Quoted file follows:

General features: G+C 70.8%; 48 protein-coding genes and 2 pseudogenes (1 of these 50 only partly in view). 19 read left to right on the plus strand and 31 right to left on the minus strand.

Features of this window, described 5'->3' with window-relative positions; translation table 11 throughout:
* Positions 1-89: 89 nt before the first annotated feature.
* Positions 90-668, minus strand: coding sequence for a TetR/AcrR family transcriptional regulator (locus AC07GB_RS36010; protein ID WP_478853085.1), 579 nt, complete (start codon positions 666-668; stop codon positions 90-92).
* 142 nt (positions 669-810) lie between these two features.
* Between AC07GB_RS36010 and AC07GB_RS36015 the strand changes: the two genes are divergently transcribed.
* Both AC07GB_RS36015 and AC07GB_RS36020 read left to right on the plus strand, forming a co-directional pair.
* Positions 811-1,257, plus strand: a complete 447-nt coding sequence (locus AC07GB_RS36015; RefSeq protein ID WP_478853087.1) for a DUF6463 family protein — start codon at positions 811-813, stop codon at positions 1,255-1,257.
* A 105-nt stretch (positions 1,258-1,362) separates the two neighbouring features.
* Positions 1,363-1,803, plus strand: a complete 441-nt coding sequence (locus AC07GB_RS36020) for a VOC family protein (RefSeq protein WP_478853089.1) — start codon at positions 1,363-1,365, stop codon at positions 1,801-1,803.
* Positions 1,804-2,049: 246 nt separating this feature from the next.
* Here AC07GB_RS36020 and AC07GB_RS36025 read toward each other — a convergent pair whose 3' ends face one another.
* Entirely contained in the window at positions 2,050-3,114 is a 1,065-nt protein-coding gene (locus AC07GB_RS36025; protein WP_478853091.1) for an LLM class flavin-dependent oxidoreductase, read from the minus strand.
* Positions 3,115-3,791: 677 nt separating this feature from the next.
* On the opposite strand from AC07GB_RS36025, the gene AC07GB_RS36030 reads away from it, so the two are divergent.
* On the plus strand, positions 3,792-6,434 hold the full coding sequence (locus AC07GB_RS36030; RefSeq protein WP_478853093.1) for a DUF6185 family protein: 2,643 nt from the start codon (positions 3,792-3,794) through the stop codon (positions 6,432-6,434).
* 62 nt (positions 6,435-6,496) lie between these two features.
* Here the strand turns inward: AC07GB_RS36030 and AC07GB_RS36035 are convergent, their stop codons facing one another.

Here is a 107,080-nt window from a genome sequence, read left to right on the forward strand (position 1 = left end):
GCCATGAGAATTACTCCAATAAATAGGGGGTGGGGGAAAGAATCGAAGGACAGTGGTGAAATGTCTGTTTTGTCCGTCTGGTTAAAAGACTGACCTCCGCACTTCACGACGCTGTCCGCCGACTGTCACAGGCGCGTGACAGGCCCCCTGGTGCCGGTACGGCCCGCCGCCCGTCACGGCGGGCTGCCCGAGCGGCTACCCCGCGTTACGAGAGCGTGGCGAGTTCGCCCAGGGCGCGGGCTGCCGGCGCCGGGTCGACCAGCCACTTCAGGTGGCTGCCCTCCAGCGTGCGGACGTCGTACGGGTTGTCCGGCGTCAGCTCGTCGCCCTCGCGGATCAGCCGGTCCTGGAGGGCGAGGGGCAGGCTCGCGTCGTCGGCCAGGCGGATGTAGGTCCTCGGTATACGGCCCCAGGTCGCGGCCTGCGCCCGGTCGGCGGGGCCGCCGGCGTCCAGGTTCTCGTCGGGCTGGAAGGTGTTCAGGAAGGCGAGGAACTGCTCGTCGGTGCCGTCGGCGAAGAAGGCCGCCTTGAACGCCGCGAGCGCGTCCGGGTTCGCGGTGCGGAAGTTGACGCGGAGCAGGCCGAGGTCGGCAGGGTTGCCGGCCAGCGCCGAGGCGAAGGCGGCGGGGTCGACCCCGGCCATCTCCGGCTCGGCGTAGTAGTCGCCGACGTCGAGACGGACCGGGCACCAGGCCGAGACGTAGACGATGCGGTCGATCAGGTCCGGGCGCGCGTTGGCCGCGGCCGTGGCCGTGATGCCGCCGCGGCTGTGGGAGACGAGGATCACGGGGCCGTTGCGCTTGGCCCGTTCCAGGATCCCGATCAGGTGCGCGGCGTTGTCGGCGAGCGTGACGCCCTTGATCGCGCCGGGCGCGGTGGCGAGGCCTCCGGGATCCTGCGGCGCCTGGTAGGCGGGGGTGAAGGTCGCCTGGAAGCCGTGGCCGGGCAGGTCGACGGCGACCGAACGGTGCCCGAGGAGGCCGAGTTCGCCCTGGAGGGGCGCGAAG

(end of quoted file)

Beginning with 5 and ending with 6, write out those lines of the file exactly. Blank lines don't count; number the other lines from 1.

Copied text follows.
* 142 nt (positions 669-810) lie between these two features.
* Between AC07GB_RS36010 and AC07GB_RS36015 the strand changes: the two genes are divergently transcribed.